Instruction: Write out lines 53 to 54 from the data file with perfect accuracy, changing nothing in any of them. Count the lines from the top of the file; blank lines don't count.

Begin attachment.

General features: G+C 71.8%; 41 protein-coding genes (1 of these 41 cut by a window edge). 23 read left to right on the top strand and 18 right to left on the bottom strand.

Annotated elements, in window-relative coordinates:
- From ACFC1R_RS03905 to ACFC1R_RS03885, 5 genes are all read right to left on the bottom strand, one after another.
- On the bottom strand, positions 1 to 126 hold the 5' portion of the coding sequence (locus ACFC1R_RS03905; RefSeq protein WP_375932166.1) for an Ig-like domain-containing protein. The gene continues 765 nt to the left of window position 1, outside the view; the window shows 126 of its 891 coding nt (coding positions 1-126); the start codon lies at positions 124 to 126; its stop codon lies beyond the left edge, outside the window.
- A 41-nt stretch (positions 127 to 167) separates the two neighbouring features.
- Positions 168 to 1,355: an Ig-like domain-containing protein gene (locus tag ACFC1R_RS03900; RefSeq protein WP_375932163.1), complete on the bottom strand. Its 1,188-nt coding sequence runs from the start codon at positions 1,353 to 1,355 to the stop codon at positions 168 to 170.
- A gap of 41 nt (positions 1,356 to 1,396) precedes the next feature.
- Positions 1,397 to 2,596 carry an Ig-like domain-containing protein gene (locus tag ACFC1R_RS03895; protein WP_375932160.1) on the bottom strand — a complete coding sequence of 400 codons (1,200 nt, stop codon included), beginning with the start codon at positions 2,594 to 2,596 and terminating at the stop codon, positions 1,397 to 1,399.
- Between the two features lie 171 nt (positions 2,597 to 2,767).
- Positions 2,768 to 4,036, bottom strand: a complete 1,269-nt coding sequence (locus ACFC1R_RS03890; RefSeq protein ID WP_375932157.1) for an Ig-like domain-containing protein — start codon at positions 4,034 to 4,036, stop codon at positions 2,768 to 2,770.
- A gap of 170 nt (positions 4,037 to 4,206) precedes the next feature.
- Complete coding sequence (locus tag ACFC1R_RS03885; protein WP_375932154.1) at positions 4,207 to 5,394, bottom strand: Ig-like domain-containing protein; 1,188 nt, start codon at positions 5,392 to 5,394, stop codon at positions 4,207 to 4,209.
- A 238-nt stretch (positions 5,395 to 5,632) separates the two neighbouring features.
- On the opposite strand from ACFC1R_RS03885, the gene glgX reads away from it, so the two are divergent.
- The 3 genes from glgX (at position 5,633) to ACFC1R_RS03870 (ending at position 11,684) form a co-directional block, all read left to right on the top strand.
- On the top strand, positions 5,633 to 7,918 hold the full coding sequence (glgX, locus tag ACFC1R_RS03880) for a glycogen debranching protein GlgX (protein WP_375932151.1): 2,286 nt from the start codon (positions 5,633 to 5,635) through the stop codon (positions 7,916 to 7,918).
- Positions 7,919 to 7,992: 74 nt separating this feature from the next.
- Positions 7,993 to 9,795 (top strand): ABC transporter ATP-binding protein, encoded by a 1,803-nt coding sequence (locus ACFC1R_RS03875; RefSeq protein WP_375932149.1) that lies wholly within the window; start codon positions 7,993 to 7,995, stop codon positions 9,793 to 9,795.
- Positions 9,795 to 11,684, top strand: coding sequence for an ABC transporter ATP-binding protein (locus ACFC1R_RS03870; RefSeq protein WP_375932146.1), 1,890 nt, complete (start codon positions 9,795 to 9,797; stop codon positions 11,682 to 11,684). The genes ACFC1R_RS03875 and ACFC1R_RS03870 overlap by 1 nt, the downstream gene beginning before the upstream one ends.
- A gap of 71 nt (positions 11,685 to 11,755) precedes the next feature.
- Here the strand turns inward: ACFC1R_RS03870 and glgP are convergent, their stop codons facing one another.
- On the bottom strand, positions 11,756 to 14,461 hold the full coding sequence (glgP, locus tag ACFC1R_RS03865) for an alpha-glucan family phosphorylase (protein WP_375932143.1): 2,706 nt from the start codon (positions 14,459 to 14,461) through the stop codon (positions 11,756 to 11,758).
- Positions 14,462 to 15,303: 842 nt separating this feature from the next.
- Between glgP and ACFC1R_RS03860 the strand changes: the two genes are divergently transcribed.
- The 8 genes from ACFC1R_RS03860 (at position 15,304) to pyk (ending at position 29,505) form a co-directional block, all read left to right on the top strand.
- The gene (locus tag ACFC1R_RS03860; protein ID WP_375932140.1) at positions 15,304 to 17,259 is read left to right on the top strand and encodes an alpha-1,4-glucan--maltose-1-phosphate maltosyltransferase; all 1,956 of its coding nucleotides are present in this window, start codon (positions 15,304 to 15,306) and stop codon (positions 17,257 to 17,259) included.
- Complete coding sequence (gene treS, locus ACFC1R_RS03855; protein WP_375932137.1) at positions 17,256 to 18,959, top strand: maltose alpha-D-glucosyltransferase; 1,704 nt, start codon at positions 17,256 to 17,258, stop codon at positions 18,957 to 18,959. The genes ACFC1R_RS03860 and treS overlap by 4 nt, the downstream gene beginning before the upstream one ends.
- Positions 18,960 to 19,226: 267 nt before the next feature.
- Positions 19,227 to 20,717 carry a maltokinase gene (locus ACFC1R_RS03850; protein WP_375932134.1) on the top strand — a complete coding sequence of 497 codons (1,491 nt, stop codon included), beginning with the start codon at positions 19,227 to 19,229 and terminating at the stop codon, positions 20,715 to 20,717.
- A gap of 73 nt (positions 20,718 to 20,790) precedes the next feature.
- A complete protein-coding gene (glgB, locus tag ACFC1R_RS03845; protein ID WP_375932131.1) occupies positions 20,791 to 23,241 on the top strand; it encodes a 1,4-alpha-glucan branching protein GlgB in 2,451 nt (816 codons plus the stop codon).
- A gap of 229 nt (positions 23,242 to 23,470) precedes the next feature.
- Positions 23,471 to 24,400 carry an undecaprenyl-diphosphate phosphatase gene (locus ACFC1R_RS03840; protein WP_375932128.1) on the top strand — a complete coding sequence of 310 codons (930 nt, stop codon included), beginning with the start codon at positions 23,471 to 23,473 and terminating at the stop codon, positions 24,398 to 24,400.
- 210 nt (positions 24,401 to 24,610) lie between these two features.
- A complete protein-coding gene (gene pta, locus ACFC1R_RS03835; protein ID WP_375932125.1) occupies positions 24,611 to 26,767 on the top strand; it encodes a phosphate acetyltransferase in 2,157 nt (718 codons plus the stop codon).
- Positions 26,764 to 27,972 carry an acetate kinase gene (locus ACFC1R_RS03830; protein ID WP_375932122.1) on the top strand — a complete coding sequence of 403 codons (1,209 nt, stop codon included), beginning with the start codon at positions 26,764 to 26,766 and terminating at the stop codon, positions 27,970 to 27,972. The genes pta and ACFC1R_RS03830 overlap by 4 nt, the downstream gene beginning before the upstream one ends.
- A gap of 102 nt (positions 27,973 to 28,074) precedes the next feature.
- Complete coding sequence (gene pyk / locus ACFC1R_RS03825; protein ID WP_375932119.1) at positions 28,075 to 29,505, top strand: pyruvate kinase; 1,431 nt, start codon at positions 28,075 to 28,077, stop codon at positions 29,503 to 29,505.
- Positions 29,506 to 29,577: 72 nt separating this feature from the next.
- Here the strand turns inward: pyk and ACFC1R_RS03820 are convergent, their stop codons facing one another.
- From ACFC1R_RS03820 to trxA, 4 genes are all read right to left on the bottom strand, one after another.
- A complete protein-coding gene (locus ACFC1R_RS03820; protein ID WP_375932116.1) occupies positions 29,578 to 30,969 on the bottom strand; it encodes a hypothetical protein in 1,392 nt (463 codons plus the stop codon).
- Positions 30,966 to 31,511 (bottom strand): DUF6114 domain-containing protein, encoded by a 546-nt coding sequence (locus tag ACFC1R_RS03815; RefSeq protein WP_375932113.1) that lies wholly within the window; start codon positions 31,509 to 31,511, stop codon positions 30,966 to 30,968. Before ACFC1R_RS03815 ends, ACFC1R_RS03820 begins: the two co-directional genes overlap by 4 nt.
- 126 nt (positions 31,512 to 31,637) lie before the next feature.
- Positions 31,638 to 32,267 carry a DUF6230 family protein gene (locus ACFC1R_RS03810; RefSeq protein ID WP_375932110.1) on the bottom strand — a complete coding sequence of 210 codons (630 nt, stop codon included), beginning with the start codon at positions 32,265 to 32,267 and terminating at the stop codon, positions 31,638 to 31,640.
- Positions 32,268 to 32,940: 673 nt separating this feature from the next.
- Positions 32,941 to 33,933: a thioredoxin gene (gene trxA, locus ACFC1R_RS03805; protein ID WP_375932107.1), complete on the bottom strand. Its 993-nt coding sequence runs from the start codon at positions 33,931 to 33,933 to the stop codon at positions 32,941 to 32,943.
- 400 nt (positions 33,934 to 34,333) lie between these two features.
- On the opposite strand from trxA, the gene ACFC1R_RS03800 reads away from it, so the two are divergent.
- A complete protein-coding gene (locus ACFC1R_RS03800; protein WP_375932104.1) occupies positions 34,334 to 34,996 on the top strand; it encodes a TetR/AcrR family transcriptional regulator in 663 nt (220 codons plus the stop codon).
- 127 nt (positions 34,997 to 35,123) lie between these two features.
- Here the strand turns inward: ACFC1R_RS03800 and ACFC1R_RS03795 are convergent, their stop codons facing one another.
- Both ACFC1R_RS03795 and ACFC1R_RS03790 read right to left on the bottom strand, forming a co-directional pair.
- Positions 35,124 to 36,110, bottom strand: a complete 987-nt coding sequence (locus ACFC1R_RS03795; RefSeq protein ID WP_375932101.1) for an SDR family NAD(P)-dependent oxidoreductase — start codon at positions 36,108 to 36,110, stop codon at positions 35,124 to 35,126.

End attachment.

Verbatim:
- Both ACFC1R_RS03795 and ACFC1R_RS03790 read right to left on the bottom strand, forming a co-directional pair.
- Positions 35,124 to 36,110, bottom strand: a complete 987-nt coding sequence (locus ACFC1R_RS03795; RefSeq protein ID WP_375932101.1) for an SDR family NAD(P)-dependent oxidoreductase — start codon at positions 36,108 to 36,110, stop codon at positions 35,124 to 35,126.